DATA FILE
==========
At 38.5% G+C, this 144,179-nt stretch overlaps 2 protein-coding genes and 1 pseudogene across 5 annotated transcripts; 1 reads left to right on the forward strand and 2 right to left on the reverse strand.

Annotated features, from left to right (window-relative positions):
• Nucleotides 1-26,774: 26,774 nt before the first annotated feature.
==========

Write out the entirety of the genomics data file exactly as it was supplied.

At 38.5% G+C, this 144,179-nt stretch overlaps 2 protein-coding genes and 1 pseudogene across 5 annotated transcripts; 1 reads left to right on the forward strand and 2 right to left on the reverse strand.

Annotated features, from left to right (window-relative positions):
• Nucleotides 1-26,774: 26,774 nt before the first annotated feature.